The following clinical data were recorded for each case: age, sex, admission hepatic encephalopathy grade, prior alcohol use, and clinical pancreatitis. Prior alcohol use was defined as a possible risk factor based on the history provided at the time of admission. A clinical diagnosis of pancreatitis was made with an elevation of serum amylase level in conjunction with documented clinical features of pancreatitis within the ALF database. Admission laboratories including serum amylase, creatinine, total bilirubin, international normalized ratio, alanine aminotransferase/aspartate aminotransferase levels, as well as arterial lactate and pH were recorded. In addition, several ALF prognostic systems were calculated for all patients, including King’s College Criteria (21), Model for End-stage Liver Disease (MELD) (22), and Sequential Organ Failure Assessment (SOFA) scores (2325). SOFA scores, based on six clinical parameters (including the Glasgow Coma Scale), were estimated based on five readily available parameters together with the admission coma grade. Registry data use a scale of hepatic encephalopathy from I to IV, adapted from the West Haven Criteria (26). Values of coma grade were converted to mean Glasgow coma scores from a recent comparison of both scales in a controlled trial of albumin dialysis in acute-on-chronic liver failure (27): I: 15 points, II: 14 points, III: 9 points, and IV: 4 points.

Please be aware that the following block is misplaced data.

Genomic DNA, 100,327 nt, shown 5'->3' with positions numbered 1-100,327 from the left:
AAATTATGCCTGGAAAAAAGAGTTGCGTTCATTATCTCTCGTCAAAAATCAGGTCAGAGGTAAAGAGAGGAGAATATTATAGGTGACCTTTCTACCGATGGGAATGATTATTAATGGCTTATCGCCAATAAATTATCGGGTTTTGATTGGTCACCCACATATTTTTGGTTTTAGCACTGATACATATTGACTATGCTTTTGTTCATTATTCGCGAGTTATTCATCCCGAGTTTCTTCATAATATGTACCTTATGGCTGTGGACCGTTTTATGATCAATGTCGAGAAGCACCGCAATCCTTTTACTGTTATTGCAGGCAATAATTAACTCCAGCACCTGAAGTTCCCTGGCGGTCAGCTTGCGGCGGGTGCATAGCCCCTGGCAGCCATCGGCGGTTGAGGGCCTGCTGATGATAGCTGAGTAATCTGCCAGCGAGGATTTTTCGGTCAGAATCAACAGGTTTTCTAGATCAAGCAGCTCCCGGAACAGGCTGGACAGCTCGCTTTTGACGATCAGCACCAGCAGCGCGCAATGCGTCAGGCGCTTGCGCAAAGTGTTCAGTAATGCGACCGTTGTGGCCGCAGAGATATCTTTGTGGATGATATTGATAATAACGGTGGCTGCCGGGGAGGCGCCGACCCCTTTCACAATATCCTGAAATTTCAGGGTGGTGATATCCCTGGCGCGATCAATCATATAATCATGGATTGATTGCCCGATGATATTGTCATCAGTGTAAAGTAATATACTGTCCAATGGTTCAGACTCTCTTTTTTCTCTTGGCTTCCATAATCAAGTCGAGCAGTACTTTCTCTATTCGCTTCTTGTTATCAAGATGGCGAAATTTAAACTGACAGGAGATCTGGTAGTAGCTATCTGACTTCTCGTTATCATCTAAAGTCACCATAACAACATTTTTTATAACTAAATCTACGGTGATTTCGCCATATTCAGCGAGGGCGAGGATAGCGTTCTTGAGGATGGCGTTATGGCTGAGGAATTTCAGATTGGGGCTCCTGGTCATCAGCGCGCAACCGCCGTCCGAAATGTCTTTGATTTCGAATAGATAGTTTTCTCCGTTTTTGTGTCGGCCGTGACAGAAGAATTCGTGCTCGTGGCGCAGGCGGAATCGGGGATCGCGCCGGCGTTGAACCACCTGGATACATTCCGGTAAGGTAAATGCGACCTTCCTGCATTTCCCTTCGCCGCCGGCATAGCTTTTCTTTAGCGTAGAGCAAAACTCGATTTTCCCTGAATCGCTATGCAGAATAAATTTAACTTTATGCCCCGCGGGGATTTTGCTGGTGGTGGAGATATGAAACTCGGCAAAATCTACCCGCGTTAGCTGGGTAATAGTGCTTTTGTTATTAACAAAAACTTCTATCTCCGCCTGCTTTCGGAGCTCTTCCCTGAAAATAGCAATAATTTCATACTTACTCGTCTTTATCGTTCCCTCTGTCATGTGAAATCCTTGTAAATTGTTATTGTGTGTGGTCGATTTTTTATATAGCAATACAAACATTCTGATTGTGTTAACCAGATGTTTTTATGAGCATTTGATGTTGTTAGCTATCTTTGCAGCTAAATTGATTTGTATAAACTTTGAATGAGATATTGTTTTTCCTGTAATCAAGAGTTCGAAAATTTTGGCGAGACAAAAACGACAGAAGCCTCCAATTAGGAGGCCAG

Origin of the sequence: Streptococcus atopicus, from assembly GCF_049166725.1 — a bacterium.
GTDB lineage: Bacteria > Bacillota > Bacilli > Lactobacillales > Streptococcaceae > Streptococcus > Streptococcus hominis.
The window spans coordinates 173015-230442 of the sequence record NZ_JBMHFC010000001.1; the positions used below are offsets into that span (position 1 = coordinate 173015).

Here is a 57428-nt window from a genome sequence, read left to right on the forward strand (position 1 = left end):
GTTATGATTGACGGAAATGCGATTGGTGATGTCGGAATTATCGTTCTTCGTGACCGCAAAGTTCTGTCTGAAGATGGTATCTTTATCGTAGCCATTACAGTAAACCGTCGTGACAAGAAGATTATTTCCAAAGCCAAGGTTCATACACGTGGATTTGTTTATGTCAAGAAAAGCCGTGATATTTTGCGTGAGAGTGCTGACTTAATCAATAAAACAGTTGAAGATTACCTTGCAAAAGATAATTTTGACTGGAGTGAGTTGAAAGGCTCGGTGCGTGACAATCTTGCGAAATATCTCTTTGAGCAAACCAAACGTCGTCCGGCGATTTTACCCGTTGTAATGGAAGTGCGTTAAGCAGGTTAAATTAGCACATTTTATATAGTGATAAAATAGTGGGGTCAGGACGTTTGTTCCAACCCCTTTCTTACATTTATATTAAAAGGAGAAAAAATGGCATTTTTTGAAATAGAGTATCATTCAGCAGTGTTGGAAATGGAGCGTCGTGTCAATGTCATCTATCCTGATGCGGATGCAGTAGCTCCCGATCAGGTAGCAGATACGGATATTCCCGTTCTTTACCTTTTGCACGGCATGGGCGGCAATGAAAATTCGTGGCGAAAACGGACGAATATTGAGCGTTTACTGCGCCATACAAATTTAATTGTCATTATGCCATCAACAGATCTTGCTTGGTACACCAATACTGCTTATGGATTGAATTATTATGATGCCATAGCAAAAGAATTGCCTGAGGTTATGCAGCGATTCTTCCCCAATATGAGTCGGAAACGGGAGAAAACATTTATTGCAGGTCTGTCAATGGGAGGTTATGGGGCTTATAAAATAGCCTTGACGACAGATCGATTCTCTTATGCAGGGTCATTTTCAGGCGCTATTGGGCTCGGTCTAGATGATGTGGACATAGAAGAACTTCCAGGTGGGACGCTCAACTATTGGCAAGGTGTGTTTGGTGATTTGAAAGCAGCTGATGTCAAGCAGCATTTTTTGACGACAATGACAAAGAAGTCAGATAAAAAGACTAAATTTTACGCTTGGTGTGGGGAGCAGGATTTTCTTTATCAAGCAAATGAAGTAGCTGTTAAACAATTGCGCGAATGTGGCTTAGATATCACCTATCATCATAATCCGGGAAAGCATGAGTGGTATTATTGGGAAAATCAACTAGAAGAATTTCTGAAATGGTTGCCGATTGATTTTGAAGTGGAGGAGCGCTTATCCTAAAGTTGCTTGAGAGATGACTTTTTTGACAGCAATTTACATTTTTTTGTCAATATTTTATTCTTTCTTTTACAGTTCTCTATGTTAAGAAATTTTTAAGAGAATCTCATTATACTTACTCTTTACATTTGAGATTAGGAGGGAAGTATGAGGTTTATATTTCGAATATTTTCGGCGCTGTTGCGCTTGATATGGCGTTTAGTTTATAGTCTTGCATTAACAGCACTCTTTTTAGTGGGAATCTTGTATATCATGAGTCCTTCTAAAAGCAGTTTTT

Primary and secondary outcomes

The primary outcome measure was the relation between HA and overall survival rate in both APAP and non-APAP-induced ALF, defined as survival to discharge from hospital or 3 weeks after admission. We also analyzed spontaneous survival rates, classified as those patients who met overall survival criteria in the absence of an emergency liver transplantation. Secondary analyses focused on measuring relevant clinical characteristics of our study population including admission creatinine, coma grade, total bilirubin, and arterial lactate levels. Finally, we compared various prognostic scores across all groups, including the proportion of patients meeting King’s criteria, mean MELD score, and mean SOFA score.

Statistical analysis

Statistical analysis was performed using Stata version 10.0 (StataCorp LP, College Station, TX). Dichotomous variables were compared using χ2-tests and continuous variables using one-way analysis of variance. Significant factors defined in univariate analysis were then added into a multivariate linear regression model using amylase as a continuous variable.

RESULTS

Among 1,033 patients enrolled in the ALF registry, we identified 622 patients with a recorded serum amylase on hospital admission. Of these, 287 (46 %) patients developed ALF due to APAP, whereas 335 (54 %) were due to non-APAP etiologies. Clinical characteristics are shown in Table 1. There were no significant differences in age, sex, or prior alcohol use within the two main etiologic categories, though alcohol use was significantly higher in the APAP group (53%) compared to the non-APAP group (53% vs. 23%, Fisher’s exact test, P < 0.0001). Among ALF patients because of APAP, 37 (12.9%) met criteria for HA compared to 39 (11.6%) patients with non-APAP ALF (P = NS, χ2-test). Among all 76 patients with HA, 7 (9%) had documented clinical pancreatitis within the database.